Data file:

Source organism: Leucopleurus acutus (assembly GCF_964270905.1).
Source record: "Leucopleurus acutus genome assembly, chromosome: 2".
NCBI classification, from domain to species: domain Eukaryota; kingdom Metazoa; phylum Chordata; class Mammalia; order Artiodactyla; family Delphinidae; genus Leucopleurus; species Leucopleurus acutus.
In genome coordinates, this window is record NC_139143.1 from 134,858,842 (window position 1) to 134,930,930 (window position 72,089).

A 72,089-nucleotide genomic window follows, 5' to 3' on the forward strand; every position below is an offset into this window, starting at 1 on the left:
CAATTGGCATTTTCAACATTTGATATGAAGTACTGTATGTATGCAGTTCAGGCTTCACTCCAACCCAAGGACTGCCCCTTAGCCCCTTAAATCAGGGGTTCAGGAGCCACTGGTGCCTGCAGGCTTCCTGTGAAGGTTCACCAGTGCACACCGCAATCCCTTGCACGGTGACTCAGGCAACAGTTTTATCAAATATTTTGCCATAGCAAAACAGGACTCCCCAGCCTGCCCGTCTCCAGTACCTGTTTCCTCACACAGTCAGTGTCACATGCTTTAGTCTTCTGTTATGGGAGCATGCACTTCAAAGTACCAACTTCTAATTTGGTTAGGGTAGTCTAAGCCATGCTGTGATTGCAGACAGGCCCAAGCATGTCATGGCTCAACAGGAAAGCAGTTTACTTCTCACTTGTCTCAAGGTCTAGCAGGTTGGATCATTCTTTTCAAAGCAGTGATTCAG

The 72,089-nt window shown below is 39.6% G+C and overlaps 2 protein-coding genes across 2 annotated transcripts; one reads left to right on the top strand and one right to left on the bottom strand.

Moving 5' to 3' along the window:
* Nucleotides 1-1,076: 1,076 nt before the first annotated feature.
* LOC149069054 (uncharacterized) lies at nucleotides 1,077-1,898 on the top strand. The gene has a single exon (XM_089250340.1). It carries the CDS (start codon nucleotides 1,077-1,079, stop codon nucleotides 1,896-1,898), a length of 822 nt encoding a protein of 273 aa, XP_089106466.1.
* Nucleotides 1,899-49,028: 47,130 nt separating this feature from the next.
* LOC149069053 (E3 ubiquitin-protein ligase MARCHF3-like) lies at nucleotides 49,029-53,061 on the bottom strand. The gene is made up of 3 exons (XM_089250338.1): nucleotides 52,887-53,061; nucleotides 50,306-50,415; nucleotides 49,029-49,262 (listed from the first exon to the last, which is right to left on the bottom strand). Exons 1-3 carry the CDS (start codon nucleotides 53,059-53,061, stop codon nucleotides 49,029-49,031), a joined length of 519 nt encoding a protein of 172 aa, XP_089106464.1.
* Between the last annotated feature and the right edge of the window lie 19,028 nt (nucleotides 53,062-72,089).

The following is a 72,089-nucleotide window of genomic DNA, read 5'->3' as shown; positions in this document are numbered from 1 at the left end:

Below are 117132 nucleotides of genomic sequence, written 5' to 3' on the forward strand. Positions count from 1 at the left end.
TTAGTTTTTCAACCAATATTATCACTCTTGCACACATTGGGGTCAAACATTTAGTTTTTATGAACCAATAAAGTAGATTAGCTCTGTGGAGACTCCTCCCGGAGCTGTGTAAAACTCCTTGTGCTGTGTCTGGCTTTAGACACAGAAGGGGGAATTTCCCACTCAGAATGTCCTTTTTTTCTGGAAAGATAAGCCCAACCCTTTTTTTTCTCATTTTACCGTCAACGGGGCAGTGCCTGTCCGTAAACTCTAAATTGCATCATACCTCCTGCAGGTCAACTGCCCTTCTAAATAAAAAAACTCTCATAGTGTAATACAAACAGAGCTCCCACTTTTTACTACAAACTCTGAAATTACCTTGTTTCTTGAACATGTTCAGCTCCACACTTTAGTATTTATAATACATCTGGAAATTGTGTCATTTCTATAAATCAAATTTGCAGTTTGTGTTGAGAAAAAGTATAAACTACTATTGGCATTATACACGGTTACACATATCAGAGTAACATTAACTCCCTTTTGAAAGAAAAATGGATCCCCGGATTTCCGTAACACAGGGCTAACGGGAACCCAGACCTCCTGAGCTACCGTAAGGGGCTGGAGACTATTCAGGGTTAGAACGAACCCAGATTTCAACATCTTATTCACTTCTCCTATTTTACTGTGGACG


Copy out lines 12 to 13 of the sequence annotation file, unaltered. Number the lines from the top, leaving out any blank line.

* LOC149069053 (E3 ubiquitin-protein ligase MARCHF3-like) lies at nucleotides 49,029-53,061 on the bottom strand. The gene is made up of 3 exons (XM_089250338.1): nucleotides 52,887-53,061; nucleotides 50,306-50,415; nucleotides 49,029-49,262 (listed from the first exon to the last, which is right to left on the bottom strand). Exons 1-3 carry the CDS (start codon nucleotides 53,059-53,061, stop codon nucleotides 49,029-49,031), a joined length of 519 nt encoding a protein of 172 aa, XP_089106464.1.
* Between the last annotated feature and the right edge of the window lie 19,028 nt (nucleotides 53,062-72,089).